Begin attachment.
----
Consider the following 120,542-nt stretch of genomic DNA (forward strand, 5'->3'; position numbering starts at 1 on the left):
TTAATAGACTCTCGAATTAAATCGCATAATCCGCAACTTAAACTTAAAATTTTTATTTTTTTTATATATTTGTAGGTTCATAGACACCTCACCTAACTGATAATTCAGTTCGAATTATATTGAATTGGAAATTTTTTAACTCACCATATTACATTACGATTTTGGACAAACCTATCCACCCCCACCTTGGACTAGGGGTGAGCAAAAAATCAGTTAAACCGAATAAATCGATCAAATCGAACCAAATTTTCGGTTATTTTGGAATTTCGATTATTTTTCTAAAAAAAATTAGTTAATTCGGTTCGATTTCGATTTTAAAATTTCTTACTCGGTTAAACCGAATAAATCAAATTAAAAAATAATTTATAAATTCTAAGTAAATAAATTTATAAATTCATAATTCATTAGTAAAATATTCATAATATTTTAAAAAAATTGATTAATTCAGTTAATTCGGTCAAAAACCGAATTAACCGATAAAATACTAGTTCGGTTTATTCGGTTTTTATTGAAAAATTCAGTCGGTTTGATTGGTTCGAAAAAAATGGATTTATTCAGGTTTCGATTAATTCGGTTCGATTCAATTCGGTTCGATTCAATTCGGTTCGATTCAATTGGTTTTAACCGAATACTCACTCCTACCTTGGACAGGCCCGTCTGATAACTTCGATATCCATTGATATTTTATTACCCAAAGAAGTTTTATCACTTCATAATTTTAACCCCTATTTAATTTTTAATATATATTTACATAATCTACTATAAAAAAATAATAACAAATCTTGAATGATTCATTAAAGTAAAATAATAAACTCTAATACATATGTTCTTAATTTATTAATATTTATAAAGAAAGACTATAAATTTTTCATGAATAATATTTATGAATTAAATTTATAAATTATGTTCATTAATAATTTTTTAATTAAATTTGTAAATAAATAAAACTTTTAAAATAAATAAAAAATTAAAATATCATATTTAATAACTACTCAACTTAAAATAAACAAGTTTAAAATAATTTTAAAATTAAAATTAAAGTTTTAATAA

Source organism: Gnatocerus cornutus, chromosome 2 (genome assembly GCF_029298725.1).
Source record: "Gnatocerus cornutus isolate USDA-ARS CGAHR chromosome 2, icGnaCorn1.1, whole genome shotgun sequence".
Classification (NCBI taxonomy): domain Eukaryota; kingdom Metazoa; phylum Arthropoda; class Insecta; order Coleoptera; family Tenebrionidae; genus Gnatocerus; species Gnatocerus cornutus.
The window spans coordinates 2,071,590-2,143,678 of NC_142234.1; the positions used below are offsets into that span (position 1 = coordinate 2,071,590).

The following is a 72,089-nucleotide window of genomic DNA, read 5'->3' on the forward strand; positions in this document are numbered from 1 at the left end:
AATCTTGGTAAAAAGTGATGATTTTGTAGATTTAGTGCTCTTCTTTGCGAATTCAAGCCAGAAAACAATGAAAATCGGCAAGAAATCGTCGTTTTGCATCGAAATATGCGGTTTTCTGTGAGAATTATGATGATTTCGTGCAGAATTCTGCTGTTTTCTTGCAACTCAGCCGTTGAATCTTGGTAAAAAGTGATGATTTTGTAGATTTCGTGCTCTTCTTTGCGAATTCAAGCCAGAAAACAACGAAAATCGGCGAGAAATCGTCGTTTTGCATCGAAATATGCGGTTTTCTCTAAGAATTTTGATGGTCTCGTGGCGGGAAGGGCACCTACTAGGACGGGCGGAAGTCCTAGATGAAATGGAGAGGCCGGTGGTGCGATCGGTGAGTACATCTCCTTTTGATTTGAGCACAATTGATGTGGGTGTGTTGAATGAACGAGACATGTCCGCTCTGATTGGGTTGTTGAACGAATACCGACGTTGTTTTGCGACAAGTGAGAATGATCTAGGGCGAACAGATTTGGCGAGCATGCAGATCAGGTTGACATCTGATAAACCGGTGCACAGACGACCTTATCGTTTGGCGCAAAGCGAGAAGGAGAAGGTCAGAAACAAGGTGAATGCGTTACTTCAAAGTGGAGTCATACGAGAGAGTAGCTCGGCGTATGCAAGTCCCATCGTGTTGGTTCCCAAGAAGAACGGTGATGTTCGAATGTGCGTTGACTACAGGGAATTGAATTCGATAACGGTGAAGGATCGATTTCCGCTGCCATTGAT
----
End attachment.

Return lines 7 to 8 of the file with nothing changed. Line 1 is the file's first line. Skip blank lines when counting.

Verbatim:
The following is a 72,089-nucleotide window of genomic DNA, read 5'->3' on the forward strand; positions in this document are numbered from 1 at the left end:
AATCTTGGTAAAAAGTGATGATTTTGTAGATTTAGTGCTCTTCTTTGCGAATTCAAGCCAGAAAACAATGAAAATCGGCAAGAAATCGTCGTTTTGCATCGAAATATGCGGTTTTCTGTGAGAATTATGATGATTTCGTGCAGAATTCTGCTGTTTTCTTGCAACTCAGCCGTTGAATCTTGGTAAAAAGTGATGATTTTGTAGATTTCGTGCTCTTCTTTGCGAATTCAAGCCAGAAAACAACGAAAATCGGCGAGAAATCGTCGTTTTGCATCGAAATATGCGGTTTTCTCTAAGAATTTTGATGGTCTCGTGGCGGGAAGGGCACCTACTAGGACGGGCGGAAGTCCTAGATGAAATGGAGAGGCCGGTGGTGCGATCGGTGAGTACATCTCCTTTTGATTTGAGCACAATTGATGTGGGTGTGTTGAATGAACGAGACATGTCCGCTCTGATTGGGTTGTTGAACGAATACCGACGTTGTTTTGCGACAAGTGAGAATGATCTAGGGCGAACAGATTTGGCGAGCATGCAGATCAGGTTGACATCTGATAAACCGGTGCACAGACGACCTTATCGTTTGGCGCAAAGCGAGAAGGAGAAGGTCAGAAACAAGGTGAATGCGTTACTTCAAAGTGGAGTCATACGAGAGAGTAGCTCGGCGTATGCAAGTCCCATCGTGTTGGTTCCCAAGAAGAACGGTGATGTTCGAATGTGCGTTGACTACAGGGAATTGAATTCGATAACGGTGAAGGATCGATTTCCGCTGCCATTGAT